Lana Del Rey Lets Sin and Symbolism Fly in 'Tropico'

Singer's new 30-minute short film co-stars model Shaun Ross

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John Wayne, Elvis Presley, Jesus and Marilyn Monroe are hanging out in the Garden of Eden with a unicorn. What sounds like the set-up for a long, weird joke is actually the start of Lana Del Rey's long, weird new short film, Tropico. Centered around three tracks from Del Rey's Born to Die – Paradise Edition, the clip premiered last night at the Cinerama Dome in Hollywood, and now you can watch the whole thing, which was directed by Anthony Mandler and stars Del Rey and model Shaun Ross.

Lana Del Rey's Odd 'Summertime Sadness' Success

Tropico, which Del Rey also wrote, opens with the singer and Ross portraying Adam and Even, dancing seductively to Del Rey's "Body Electric" around the Garden of Eden as the aforementioned quartet of Wayne, Elvis, Monroe and Jesus hangs out on the sidelines (with the unicorn, lest we forget). Following the inevitable eating of the apple from the forbidden tree of knowledge, the couple are transported to modern day Los Angeles, where Del Rey finds herself transformed into a stripper with a heart of gold, while Ross becomes a bored convenience store clerk.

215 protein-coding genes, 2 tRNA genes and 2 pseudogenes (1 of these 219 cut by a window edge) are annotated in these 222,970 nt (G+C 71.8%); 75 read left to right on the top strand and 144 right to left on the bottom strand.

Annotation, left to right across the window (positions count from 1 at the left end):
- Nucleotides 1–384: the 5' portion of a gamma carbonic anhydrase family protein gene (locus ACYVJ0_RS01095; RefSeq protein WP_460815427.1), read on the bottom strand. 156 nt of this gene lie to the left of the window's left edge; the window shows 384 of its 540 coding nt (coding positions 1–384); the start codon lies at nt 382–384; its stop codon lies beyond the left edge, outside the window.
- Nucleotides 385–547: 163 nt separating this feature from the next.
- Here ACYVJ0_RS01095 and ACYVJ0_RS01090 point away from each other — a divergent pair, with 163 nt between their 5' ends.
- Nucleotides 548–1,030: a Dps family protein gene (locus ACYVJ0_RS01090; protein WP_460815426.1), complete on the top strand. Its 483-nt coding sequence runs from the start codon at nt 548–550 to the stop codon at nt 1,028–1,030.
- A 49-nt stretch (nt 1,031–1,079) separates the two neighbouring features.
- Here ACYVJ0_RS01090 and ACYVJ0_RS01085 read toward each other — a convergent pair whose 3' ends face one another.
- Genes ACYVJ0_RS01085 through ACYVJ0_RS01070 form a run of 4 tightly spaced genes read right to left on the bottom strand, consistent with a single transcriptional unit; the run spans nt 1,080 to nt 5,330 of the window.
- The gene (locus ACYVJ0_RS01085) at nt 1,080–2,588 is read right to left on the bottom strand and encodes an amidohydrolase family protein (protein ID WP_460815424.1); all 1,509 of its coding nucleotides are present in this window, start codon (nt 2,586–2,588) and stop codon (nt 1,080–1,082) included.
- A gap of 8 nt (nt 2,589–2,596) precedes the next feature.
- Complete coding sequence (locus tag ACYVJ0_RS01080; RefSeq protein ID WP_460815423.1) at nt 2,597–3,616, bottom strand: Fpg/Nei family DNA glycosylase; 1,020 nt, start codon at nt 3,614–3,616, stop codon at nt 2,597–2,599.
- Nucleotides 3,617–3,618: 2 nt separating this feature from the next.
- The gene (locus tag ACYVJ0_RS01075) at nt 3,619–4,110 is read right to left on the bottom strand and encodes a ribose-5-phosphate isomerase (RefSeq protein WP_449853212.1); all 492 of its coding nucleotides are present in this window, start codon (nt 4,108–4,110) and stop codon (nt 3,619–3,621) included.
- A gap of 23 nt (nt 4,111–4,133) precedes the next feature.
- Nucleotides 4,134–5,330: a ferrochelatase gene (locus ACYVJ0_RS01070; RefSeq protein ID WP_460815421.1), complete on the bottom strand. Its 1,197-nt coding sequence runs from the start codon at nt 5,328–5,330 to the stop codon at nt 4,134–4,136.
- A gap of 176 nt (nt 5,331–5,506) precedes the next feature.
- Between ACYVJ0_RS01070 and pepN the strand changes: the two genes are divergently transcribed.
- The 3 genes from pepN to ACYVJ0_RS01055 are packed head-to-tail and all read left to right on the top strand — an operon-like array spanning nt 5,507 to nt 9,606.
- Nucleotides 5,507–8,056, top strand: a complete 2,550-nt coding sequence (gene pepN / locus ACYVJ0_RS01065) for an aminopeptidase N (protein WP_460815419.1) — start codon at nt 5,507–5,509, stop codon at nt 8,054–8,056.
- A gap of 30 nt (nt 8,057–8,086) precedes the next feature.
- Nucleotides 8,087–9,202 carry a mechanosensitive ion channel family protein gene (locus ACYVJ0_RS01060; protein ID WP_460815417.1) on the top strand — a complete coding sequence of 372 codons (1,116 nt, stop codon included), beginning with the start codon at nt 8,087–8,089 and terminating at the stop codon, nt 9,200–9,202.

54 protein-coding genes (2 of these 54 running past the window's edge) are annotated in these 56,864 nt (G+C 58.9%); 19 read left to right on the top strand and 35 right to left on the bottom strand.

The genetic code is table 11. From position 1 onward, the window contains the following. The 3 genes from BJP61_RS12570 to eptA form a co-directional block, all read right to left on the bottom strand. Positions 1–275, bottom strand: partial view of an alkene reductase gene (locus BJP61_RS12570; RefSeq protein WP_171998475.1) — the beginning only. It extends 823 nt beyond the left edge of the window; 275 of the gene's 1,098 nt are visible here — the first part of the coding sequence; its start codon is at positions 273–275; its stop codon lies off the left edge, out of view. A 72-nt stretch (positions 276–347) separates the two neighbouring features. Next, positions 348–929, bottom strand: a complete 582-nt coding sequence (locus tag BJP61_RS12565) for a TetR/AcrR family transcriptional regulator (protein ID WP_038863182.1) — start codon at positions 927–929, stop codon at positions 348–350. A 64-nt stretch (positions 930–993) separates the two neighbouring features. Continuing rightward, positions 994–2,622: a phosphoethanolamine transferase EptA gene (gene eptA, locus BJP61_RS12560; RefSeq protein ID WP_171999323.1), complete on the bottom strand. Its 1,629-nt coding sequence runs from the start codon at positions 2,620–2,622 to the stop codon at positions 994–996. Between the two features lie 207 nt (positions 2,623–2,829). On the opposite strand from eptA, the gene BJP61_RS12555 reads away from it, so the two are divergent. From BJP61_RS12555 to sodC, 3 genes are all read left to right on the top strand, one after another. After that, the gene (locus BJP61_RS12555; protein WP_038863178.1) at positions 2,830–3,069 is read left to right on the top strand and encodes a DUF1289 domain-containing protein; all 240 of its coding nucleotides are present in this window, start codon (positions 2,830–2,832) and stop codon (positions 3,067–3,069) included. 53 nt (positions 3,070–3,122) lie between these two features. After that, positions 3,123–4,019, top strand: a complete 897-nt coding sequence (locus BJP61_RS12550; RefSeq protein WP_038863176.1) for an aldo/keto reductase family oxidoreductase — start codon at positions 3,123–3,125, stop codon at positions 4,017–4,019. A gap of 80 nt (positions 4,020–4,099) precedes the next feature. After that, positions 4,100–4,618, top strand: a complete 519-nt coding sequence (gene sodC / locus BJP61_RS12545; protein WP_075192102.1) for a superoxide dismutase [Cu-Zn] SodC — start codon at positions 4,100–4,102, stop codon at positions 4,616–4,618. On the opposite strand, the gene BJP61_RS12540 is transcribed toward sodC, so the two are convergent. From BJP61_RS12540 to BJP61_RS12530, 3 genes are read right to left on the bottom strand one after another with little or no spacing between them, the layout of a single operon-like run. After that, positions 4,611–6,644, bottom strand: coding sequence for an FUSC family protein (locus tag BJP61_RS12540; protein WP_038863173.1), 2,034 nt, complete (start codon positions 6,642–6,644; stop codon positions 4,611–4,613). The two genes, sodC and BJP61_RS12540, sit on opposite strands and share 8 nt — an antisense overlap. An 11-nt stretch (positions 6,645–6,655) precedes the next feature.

With life not offering much, the two enter a life of pure debauchery to the tune of "Gods and Monsters," and unsurprisingly, all the guns and boozing lead to an inevitable breaking point: Ross leads a cadre of gangsters as they rob an unexpecting group of businessmen enjoying a private evening with some of Del Rey's fellow dancers. Following the heist and suitably ridiculous celebration, the couple steal away for a nice romantic romp through a field at sunset while Del Rey sings "Bel Air." Ostensibly reborn and cleansed of their sins, the couple put on some white clothes to prove it and then ascend to heaven in each other's arms as Wayne croons the country standard, "Always on My Mind."

In other Del Rey news, the singer revealed at the Tropico premiere that her new album would be called Ultra-Violence, perhaps a reference to a phrase used in Anthony Burgess's 1962 book A Clockwork Orange. The album will follow her 2012 breakout, Born to Die, but Del Rey offered no other details about the record. Just a month ago, however, the singer admitted she was struggling with new material, telling Nylon"I don't want to say, 'Yeah, definitely – the next one's better than this one,' because I don't really hear a next one. My muse is very fickle. She only comes to me sometimes, which is annoying."

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